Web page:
I see pop stars who are super thin. I could definitely get there. I’ve done it before, where I was 120-something pounds—and I was just miserable. I was always cold, never eating; I had no ass. Now I look at those pictures like, “Oh my God, I was so skinny.” But I wouldn’t go back there. Even for this shoot…a lot of people would probably kill themselves working out. I’ve been not eating perfect or starving myself—I had chicken Parmesan the other night, Thai food the night before. I’ve just been enjoying my life. Then I was kind of bummed because I weighed myself. I was like, “Oh my gosh, dammit, I gained, like, six pounds, and I have my Health shoot!” But then I was like, “You know what, when will I ever be ready?” That’s just nonsense. I think you have to do what’s best for you.

There have been rumors about plastic surgery—that you’ve gotten a nose job or butt implants.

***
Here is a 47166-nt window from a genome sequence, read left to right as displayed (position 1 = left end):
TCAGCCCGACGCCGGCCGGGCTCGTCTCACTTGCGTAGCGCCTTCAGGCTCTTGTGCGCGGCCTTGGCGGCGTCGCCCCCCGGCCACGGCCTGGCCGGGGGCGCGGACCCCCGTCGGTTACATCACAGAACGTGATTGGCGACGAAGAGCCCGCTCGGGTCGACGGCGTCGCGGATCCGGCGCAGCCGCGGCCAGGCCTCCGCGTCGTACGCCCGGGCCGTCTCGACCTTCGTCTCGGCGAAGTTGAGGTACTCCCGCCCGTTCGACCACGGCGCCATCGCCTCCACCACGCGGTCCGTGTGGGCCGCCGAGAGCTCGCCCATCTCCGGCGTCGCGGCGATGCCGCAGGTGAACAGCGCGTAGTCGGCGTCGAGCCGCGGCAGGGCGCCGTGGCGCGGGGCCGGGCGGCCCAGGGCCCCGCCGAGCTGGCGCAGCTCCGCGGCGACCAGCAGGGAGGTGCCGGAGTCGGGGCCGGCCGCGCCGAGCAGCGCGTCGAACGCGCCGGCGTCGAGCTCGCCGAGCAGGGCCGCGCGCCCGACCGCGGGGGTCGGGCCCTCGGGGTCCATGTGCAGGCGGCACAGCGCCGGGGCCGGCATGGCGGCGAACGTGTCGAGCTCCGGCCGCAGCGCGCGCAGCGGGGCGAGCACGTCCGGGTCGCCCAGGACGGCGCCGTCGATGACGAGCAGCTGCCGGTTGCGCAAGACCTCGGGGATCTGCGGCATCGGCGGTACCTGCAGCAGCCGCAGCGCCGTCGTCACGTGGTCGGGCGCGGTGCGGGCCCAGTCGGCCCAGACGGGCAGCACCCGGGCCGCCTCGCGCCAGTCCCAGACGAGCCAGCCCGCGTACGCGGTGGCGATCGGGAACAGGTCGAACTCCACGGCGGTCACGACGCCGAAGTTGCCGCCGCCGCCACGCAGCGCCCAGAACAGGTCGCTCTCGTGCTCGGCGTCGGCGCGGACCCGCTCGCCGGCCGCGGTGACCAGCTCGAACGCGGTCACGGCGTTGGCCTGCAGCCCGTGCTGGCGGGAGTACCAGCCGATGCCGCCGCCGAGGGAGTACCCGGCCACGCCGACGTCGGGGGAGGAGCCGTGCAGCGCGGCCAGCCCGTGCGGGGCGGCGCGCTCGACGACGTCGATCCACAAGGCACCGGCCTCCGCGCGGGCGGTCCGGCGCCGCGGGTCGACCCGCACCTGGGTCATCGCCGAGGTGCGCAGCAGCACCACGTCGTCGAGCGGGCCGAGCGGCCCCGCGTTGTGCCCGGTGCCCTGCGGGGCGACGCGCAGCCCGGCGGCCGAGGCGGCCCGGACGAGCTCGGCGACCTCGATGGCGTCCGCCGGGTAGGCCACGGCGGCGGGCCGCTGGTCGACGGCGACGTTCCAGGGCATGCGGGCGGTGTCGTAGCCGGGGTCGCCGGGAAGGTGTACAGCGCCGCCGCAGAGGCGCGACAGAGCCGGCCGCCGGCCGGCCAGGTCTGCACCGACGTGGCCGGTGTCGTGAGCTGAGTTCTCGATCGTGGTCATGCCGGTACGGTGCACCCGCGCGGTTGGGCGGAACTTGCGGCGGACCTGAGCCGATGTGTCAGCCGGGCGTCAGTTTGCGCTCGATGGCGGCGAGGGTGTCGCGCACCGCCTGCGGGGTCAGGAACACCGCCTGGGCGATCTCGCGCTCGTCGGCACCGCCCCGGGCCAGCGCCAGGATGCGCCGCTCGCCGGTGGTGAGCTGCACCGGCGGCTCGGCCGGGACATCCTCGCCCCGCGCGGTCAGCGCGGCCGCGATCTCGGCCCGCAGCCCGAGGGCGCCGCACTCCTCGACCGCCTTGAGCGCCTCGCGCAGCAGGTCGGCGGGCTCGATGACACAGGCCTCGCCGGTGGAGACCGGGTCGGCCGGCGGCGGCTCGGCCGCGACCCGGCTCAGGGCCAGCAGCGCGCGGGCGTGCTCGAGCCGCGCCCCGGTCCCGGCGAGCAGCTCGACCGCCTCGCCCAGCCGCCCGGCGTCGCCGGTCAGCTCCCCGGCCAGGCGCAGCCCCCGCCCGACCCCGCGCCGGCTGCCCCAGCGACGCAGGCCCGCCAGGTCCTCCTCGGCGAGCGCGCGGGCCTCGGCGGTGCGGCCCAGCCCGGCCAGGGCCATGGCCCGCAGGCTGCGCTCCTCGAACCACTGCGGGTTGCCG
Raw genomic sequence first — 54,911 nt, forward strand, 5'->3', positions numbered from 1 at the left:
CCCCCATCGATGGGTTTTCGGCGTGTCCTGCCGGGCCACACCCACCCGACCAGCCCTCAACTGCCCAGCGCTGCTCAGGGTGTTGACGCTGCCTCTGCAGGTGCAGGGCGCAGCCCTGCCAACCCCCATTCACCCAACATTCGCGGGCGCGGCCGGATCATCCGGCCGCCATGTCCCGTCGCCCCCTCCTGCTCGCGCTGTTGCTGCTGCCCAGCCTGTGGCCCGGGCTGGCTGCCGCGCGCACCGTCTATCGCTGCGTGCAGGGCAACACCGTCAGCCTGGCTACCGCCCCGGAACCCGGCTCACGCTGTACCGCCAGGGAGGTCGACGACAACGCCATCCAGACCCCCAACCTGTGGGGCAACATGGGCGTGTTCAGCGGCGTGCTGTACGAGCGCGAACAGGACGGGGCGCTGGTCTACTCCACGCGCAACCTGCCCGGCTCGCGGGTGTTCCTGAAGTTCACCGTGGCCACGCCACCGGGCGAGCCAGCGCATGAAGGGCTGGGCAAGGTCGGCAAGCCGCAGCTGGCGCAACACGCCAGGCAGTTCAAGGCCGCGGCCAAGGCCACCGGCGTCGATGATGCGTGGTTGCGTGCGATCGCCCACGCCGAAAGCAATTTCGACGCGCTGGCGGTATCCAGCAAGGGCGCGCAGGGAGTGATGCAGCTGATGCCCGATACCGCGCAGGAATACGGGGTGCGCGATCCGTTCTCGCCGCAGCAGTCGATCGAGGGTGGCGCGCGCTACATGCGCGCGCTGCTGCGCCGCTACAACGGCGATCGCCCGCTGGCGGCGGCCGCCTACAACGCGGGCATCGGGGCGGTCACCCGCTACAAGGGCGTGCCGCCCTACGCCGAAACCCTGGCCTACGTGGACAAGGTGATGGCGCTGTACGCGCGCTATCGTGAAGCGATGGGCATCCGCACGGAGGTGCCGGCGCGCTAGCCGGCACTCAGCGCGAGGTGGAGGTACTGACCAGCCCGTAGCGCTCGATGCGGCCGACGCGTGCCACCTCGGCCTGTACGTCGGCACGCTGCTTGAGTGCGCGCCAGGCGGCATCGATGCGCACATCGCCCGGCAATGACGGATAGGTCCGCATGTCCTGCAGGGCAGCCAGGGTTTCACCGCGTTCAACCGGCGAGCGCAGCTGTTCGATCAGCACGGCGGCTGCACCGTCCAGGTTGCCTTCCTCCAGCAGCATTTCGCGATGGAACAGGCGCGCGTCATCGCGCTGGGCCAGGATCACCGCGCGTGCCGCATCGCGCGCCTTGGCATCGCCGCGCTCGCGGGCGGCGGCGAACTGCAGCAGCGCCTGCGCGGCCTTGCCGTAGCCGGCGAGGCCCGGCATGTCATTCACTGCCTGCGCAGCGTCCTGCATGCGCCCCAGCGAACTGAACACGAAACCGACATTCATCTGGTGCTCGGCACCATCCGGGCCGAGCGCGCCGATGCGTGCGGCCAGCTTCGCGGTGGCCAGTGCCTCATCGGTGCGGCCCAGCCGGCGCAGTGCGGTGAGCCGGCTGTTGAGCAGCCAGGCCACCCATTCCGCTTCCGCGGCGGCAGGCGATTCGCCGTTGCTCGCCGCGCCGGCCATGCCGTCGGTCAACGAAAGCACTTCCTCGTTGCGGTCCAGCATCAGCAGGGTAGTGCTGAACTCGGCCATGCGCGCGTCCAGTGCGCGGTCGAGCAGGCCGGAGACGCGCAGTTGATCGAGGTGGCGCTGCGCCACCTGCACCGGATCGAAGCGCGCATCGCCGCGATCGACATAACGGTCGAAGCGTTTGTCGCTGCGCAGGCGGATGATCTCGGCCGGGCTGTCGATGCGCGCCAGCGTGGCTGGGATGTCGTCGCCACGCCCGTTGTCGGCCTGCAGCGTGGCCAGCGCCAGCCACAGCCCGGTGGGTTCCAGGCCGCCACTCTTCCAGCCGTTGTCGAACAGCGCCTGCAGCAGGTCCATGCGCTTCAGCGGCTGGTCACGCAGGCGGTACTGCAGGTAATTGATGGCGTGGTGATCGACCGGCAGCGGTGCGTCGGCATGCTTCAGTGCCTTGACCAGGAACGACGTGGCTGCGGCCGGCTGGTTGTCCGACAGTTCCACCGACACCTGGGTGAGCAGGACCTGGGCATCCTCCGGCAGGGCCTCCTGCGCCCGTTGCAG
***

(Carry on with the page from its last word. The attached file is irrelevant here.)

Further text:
I think it’s funny. My friend’s a stylist, and he works with other people in the industry, and they’ve talked about my butt, not knowing he’s my best friend. They’re like, “It’s so fake.” And he’s like, “I’ve known this girl forever; that ass is not fake.” I’ve never had my butt done. I’ve never had my nose done. Actually, I have a deviated septum, and I keep getting sinus infections, and I’m scared to get that [fixed]. I’m scared to go under the knife—I don’t want it to mess up my nose! If I got work done, I would definitely say it. I definitely want to get my boobs lifted one day. If it makes me feel better and sexy? I’m like, do whatever you want.

What’s your approach to healthy eating?

I don’t deprive myself. I just don’t think that’s fun. I can be very clean. When I try to be healthier, it’s no bread; no cheese or dairy, except in coffee; no sauces. My ultimate lunch: I’ll order a salad with chicken and no croutons and a side of sweet potato fries. That’s my balance. People are like, “Pizza’s bad.” Pizza’s not bad if you have one slice with a healthy salad on the side! Or people will tell you, “You can’t eat bananas or grapes or watermelon—it’s way too much sugar!” Stop right now. Seriously, just stop.

How about your exercise regimen?